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Related to aver: Avery
tr.v. a·verred, a·ver·ring, a·vers
1. To affirm positively; declare: "Liberal politicians ... found it necessary to aver that they were in favor of rigid economy in public spending too" (John Kenneth Galbraith).
2. Law To assert formally as a fact.
[Middle English averren, from Old French averer, from Vulgar Latin *advērāre : Latin ad-, ad- + Latin vērus, true; see wērə-o- in Indo-European roots.]
vb (tr) , avers, averring or averred
1. to state positively; assert
2. (Law) law to allege as a fact or prove to be true
[C14: from Old French averer, from Medieval Latin advērāre, from Latin vērus true]
v.t. a•verred, a•ver•ring.
1. to assert or affirm with confidence; declare in a positive or peremptory manner.
2. Law. to allege as a fact.
[1350–1400; Middle English < Middle French averer < Medieval Latin advērāre=ad- ad- + -vērāre, v. derivative of Latin vērus true]
Past participle: averred
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|Verb||1.||aver - report or maintain; "He alleged that he was the victim of a crime"; "He said it was too late to intervene in the war"; "The registrar says that I owe the school money"|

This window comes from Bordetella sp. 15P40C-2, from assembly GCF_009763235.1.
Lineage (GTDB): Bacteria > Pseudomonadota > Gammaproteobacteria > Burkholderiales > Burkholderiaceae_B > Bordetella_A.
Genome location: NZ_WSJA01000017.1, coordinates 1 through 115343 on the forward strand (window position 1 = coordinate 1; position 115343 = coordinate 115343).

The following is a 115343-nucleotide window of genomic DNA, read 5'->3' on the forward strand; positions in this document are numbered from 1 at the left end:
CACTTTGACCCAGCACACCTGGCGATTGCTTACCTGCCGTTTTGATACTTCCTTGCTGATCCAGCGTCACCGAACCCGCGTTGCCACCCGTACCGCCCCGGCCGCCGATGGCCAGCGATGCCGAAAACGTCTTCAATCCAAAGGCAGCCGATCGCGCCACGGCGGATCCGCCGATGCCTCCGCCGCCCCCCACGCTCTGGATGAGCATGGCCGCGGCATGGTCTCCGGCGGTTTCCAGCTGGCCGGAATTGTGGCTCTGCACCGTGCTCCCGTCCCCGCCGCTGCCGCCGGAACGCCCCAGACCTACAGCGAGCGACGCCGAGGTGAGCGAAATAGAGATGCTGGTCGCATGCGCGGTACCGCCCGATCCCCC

plead - make an allegation in an action or other legal proceeding, especially answer the previous pleading of the other party by denying facts therein stated or by alleging new facts
|2.||aver - to declare or affirm solemnly and formally as true; "Before God I swear I am innocent"|
hold - assert or affirm; "Rousseau's philosophy holds that people are inherently good"
attest - authenticate, affirm to be true, genuine, or correct, as in an official capacity; "I attest this signature"
declare - state firmly; "He declared that he was innocent"
declare - state emphatically and authoritatively; "He declared that he needed more money to carry out the task he was charged with"
protest - affirm or avow formally or solemnly; "The suspect protested his innocence"